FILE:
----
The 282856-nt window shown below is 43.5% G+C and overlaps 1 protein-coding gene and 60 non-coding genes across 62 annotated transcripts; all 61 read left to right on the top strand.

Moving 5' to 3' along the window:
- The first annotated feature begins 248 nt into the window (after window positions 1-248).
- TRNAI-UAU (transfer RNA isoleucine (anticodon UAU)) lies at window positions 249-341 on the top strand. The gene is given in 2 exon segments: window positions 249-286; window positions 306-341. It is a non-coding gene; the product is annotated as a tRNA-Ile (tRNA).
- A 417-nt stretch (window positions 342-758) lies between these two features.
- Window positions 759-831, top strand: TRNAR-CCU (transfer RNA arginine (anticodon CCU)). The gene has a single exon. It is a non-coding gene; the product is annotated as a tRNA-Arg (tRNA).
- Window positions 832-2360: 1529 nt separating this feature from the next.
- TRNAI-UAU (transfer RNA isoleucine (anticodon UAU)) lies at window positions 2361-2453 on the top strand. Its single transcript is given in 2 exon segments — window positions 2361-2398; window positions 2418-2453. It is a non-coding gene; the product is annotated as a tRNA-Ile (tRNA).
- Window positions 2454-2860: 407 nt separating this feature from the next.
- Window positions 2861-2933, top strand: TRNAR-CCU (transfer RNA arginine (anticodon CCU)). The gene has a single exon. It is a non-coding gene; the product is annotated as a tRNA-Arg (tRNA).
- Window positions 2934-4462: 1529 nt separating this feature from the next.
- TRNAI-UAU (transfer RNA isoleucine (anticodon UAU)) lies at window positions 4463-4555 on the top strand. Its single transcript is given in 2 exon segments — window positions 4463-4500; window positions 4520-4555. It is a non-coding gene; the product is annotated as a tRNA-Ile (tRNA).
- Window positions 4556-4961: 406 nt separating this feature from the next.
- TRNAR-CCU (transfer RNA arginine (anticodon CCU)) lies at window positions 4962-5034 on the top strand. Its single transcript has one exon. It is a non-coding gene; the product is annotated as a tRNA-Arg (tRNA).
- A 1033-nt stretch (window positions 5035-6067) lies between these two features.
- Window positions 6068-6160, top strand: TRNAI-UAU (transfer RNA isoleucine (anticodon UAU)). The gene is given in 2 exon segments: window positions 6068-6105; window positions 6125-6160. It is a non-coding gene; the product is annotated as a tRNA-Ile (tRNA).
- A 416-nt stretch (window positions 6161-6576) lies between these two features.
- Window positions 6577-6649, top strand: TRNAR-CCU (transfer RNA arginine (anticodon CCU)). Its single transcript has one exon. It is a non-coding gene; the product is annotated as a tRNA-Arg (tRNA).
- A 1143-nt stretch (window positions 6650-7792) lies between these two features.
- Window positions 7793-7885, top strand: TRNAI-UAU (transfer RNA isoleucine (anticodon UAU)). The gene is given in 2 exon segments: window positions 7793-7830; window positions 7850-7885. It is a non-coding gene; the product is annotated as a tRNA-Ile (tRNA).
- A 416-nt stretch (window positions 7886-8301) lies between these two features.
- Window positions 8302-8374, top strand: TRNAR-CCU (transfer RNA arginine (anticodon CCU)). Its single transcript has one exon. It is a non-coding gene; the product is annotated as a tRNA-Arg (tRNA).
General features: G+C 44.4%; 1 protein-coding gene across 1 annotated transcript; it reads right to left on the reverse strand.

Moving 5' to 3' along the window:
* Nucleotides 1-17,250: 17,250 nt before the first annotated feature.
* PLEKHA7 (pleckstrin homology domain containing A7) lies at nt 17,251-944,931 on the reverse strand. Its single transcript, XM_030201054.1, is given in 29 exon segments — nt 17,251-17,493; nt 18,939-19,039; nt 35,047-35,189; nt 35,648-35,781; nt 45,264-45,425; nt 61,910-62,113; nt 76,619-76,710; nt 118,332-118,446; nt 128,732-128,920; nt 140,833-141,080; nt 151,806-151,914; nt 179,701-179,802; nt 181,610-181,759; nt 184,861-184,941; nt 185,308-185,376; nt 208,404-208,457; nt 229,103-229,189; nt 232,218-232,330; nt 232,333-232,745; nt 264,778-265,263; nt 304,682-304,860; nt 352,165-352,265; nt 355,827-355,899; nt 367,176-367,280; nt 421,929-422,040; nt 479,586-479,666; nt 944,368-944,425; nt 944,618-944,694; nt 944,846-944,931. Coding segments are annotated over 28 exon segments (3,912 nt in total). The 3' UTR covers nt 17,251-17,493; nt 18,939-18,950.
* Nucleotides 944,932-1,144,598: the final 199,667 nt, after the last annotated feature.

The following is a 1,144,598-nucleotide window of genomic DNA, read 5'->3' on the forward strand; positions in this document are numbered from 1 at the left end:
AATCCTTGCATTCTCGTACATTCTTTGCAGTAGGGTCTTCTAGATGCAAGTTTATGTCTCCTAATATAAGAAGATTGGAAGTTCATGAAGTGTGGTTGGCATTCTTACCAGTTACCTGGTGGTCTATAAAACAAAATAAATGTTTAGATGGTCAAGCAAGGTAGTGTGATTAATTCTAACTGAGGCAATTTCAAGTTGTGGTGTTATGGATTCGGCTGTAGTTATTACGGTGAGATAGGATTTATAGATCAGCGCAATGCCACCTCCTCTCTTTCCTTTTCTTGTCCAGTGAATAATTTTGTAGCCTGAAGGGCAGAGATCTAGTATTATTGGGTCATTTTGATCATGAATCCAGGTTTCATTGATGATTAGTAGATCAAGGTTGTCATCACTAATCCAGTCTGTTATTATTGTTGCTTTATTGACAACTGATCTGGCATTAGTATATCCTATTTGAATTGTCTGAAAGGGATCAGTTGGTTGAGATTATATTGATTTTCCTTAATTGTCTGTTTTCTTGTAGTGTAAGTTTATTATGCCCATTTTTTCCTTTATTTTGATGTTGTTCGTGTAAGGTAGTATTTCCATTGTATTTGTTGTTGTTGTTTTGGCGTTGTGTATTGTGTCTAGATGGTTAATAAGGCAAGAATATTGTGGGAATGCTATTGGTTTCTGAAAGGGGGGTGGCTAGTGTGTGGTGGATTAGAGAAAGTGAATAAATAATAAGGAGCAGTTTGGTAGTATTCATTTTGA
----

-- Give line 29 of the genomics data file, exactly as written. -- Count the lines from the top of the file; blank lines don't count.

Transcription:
AATCCTTGCATTCTCGTACATTCTTTGCAGTAGGGTCTTCTAGATGCAAGTTTATGTCTCCTAATATAAGAAGATTGGAAGTTCATGAAGTGTGGTTGGCATTCTTACCAGTTACCTGGTGGTCTATAAAACAAAATAAATGTTTAGATGGTCAAGCAAGGTAGTGTGATTAATTCTAACTGAGGCAATTTCAAGTTGTGGTGTTATGGATTCGGCTGTAGTTATTACGGTGAGATAGGATTTATAGATCAGCGCAATGCCACCTCCTCTCTTTCCTTTTCTTGTCCAGTGAATAATTTTGTAGCCTGAAGGGCAGAGATCTAGTATTATTGGGTCATTTTGATCATGAATCCAGGTTTCATTGATGATTAGTAGATCAAGGTTGTCATCACTAATCCAGTCTGTTATTATTGTTGCTTTATTGACAACTGATCTGGCATTAGTATATCCTATTTGAATTGTCTGAAAGGGATCAGTTGGTTGAGATTATATTGATTTTCCTTAATTGTCTGTTTTCTTGTAGTGTAAGTTTATTATGCCCATTTTTTCCTTTATTTTGATGTTGTTCGTGTAAGGTAGTATTTCCATTGTATTTGTTGTTGTTGTTTTGGCGTTGTGTATTGTGTCTAGATGGTTAATAAGGCAAGAATATTGTGGGAATGCTATTGGTTTCTGAAAGGGGGGTGGCTAGTGTGTGGTGGATTAGAGAAAGTGAATAAATAATAAGGAGCAGTTTGGTAGTATTCATTTTGA